Demography is Destiny
Australian aged care sector in crisis
by Shannon Roberts | September 18, 2018
Australian Prime Minister, Scott Morrison, has announced a royal commission into aged care, saying that there is inexcusable abuse, neglect and failures within the sector.
It is a big issue for the country because older people make up a considerable proportion of the population. In 2017 there were 3.8 million Australians aged 65 and over, comprising 15% of the total population. By way of comparison, the proportion was just 5% in 1927 and 9% in 1977. You can see why it a sector being stretched.
Australia will want to get this right, because the number and proportion of older Australians is expected to continue to grow significantly in the coming years. By 2057, it is projected that 22% of the population will be aged 65 and older, and by 2097 the proportion will grow to 25%. This demographic change will flow into all aspects of Australian social and economic life.
The commission will seek to better understand how widespread the problems are. Shockingly, the Australian Department of Health currently shuts one aged care service every month, a notable recent closure being South Australia’s Oakden aged care facility following horrific evidence of elder abuse and neglect. Prime Minister, Scott Morrison commented:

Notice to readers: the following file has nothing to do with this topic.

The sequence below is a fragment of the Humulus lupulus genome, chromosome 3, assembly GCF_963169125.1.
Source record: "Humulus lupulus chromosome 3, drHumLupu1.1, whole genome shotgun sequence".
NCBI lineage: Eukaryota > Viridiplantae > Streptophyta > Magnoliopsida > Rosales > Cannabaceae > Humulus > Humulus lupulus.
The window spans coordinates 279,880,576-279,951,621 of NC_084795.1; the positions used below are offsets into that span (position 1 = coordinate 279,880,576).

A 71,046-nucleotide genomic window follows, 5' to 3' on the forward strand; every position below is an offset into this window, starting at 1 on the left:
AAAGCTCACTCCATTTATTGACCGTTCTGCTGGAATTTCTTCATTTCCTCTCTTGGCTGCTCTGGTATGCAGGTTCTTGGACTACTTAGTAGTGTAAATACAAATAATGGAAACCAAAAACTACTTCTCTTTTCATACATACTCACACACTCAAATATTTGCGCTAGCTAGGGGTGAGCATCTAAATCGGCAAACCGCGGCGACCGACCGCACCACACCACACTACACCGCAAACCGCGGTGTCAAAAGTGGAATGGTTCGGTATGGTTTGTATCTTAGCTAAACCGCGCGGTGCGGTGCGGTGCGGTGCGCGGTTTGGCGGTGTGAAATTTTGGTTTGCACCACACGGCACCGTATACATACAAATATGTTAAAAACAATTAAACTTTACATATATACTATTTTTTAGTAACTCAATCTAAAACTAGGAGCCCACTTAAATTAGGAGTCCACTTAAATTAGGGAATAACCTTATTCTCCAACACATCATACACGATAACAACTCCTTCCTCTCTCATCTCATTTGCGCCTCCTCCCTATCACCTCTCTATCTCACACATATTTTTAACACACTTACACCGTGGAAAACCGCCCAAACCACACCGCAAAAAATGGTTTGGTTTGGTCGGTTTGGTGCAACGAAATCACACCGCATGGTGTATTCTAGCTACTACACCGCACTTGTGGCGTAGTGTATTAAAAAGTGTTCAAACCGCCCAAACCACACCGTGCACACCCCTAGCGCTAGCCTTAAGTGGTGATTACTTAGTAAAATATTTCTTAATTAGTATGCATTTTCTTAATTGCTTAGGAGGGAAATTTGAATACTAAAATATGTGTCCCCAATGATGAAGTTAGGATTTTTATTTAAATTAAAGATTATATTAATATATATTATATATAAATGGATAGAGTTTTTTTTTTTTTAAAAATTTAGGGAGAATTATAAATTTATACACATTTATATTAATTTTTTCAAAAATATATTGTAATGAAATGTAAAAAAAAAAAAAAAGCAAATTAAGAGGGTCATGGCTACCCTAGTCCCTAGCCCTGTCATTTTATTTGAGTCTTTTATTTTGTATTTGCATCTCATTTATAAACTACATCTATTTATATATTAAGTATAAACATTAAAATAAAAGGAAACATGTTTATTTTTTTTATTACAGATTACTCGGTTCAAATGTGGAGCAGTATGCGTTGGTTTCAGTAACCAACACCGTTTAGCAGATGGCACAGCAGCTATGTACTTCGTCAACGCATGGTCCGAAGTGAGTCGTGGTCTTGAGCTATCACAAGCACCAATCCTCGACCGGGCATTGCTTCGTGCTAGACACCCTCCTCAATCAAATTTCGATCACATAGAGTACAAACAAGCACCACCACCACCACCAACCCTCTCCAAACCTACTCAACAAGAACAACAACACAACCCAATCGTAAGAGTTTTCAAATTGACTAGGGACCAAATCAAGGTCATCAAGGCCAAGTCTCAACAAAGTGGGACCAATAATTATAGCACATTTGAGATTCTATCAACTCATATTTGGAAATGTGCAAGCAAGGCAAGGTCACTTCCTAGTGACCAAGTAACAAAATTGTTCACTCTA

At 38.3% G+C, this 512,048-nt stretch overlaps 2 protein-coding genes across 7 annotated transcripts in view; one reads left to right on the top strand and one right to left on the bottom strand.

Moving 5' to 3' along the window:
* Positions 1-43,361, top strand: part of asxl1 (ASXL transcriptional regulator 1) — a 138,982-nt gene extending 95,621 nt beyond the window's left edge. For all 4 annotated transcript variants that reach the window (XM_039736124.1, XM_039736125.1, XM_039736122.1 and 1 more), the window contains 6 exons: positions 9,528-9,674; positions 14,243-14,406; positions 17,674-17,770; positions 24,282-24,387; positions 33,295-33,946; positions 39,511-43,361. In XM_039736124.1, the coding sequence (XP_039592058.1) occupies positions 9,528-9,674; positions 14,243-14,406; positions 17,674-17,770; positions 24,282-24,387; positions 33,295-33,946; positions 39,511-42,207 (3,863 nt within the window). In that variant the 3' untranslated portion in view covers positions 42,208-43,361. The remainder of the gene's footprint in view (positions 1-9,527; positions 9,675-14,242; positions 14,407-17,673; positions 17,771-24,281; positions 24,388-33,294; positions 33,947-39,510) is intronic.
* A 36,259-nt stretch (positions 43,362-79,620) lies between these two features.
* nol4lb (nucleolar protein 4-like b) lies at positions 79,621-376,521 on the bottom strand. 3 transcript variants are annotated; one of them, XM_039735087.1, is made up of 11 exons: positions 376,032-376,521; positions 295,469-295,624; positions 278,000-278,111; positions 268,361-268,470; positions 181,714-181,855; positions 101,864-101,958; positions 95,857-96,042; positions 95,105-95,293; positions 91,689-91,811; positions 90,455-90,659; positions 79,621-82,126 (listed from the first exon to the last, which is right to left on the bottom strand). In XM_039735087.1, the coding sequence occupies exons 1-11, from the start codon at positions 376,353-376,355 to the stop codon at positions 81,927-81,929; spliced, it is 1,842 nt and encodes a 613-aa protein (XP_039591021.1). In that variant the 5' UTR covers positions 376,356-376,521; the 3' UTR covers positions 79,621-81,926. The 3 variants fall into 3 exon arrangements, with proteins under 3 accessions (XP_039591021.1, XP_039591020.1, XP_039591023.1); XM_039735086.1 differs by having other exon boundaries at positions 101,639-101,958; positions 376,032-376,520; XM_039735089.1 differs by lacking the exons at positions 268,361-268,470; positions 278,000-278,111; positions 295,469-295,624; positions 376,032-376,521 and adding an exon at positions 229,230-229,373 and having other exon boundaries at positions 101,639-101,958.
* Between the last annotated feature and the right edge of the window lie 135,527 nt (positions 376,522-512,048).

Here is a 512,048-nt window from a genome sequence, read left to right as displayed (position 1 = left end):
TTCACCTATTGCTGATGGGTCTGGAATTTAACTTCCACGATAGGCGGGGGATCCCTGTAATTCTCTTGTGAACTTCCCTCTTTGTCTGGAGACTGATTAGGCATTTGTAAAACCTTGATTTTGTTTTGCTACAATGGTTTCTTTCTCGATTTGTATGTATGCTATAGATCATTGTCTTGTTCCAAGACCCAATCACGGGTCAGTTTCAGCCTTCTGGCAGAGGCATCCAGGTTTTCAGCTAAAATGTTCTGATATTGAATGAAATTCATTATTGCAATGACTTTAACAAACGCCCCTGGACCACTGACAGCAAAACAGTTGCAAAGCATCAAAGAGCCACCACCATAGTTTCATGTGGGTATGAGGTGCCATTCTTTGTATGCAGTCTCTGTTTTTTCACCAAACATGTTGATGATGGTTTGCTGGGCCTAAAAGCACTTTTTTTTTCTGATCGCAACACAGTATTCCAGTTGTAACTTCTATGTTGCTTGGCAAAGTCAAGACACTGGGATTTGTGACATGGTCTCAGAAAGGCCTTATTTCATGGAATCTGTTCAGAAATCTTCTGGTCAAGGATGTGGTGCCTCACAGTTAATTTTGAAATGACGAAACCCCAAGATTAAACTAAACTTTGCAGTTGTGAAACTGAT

“The evidence shows that the problems are not restricted to any one part of the aged-care sector, whether it is for profit or not for profit, large or small facilities, regional or major metropolitan.”
The royal commission will investigate residential, home and community aged care, which includes home support packages and services such as social support and meal delivery. About 1.3 million Australians access these services each year, including 240,000 people in residential care. It will cover the future challenges and opportunities for delivering aged care services in the context of changing demographics, including in remote, rural and regional Australia
The chief executive of Cota Australia, the peak advocacy body for millions of older Australians, welcomes the royal commission but says the government must also focus on implementing recommendations from the string of inquiries over recent years. These include a new Quality and Safety Commission, funding for even more high-level home care packages and a strategy to improve the quality and sustainability of the aged care workforce to appropriately meet current demand.
Australian men aged 65 can expect to live another 20 years and women another 22 years, so there is a lot of life after 65! It is important that we do our best to ensure the dignity of people as they grow older. We, and our parents and children, will all be there one day, and may in the vulnerable position of dependent care.